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Biking the Bridge

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London, one of the most famous cities in the entire world, filled with buildings from hundreds to thousands of years ago, and all we see is the dirty inside of a tube train. The trip was the first half of my family’s trip to London over the summer. We managed to see stuff when we got out of the tube train, like Oxford Street and a ton of Sports Directs (also known as Chav Direct to my parents). We left London as a family but later in the summer my father, twin and I came back to watch some of the Olympics and visit my uncle. We knew without my mum there and my little brother gone that we could have some fun traveling, not really having to worry so much about prices and safety.


That morning my brother Dylan and I decided that we wanted to back to Oxford Street to look at some of the sports shops and buy some birthday presents (for my mum). The walk was a lot longer than we expected. It took us nearly 2 hours to walk from where my uncle was living, right by Jamie Oliver’s restaurant “21”, to Oxford Street. On our way walking there, we kept seeing bicycle racks, with blue bikes locked in with the word Barclays on them. I asked my dad what they were and why there were so many of them. He told us that they were known as “Boris Bikes”, bikes that you could rent to go around London. This was an immediate realization that a lot of time and energy could be saved using these. I asked my dad more about them, he said that you check them out and return them to any other docking station in London. He also told us that we could maybe try them on the way back from Oxford Street to see what they were like. This was an instantly raised our spirits knowing the fun that we could have.


We had a sweet time at Oxford Street, shopping like there was no tomorrow and eating Subway for lunch. When it was time to leave the real fun began. We managed to persuade our Dad to let us use them and so we scavenged for the closest docking station, where you can drop off and pick up bikes, on my Dad’s new app for finding them. We located them and went up the machine where you rent them out. We used the touch screen to check them out and off we were. The fun had started.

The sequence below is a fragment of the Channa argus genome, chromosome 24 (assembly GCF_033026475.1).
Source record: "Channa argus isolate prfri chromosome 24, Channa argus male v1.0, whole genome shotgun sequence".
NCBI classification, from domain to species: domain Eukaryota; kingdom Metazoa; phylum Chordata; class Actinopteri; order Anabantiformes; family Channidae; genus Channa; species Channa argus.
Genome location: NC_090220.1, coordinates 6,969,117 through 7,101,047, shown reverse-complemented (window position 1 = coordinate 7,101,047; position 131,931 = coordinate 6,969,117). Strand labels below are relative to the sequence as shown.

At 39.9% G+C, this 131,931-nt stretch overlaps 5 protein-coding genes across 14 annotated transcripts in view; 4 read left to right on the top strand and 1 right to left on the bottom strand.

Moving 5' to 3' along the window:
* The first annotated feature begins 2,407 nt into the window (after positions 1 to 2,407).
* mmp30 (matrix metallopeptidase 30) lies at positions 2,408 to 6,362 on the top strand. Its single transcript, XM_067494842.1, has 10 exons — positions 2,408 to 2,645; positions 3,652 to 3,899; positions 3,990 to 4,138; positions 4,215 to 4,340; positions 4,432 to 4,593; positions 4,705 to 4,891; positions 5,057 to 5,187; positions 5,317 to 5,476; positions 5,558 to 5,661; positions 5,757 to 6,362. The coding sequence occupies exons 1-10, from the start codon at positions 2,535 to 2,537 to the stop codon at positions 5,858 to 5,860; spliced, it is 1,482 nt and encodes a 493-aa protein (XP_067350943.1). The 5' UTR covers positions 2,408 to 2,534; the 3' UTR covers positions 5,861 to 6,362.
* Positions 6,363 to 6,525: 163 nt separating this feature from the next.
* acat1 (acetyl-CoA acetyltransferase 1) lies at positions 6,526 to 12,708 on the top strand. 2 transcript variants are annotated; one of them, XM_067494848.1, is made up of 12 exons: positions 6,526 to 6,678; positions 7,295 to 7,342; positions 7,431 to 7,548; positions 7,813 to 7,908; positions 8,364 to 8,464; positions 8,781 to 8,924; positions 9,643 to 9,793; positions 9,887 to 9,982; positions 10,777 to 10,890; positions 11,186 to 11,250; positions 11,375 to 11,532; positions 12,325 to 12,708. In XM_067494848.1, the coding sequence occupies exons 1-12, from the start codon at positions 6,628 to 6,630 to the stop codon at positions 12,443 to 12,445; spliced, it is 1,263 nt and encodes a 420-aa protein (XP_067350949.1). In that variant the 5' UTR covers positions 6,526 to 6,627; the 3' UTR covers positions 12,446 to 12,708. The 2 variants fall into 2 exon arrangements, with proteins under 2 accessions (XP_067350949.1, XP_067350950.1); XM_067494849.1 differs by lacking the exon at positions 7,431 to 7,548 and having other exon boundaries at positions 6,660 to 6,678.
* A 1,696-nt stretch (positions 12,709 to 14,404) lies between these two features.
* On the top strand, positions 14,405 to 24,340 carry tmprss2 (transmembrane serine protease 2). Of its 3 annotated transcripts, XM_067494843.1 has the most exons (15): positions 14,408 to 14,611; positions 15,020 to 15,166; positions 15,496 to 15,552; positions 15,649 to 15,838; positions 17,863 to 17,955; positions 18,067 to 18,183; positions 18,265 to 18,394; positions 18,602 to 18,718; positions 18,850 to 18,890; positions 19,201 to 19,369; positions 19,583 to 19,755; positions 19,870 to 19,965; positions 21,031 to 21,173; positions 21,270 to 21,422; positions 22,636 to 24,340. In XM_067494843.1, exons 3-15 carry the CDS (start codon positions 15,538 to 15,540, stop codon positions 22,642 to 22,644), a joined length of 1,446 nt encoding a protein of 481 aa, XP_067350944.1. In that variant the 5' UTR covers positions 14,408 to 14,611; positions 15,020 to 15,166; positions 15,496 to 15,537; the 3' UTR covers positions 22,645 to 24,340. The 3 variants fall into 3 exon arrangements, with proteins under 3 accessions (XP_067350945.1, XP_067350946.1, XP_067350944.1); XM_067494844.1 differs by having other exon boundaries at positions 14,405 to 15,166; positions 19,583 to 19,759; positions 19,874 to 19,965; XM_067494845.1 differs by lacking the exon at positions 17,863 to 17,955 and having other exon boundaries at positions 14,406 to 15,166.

It was a pretty crazy bike home. London’s streets are pretty busy and so my dad was constantly reminding us that cars were going to pop out of nowhere. We managed to make it home completely alive and in one piece and decided that we should definitely do that again.


The next morning we knew that we weren’t going to stay home and we all knew the bikes were looming. We left the apartment and headed towards to the closest bike docking station. We mounted up after checking them out and off we went. That day we had decided that we were going to go to the British Museum so my dad decided to plan out the root on his phone. It was cool because the phone gave you the option to use the main roads or use the back roads. We chose the back roads and it was a blast. Weaving on the cobbled streets with the fresh, cold breeze brushing our skin, Dylan and I were constantly trying to overtake each other, racing to the destination.


We had a great time at the museum but on the way back we had the chose the perilous option of using the main roads because it was quicker and we needed to get home as soon as possible. This was honestly a lot more thrilling than back roads. You really needed to watch out for cars and beat the lights. It was a great experience. The next day we were up bright and early as usual and we were headed off to we didn’t actually know where. We decided to go to Tower Bridge on bikes. We biked through the busy streets of London for about 30 minutes straight. We were hot and sweaty and ready to see the massive Olympic Rings of the bridge. What we weren’t expecting to was to bike right over it! We saw the Olympic rings right above our head as we biked under them. After taking some pictures, we biked home seeing the tall, grey buildings towering above us. We continued to bike around London for a few more days and then had to leave. It was definitely an experience of a lifetime.



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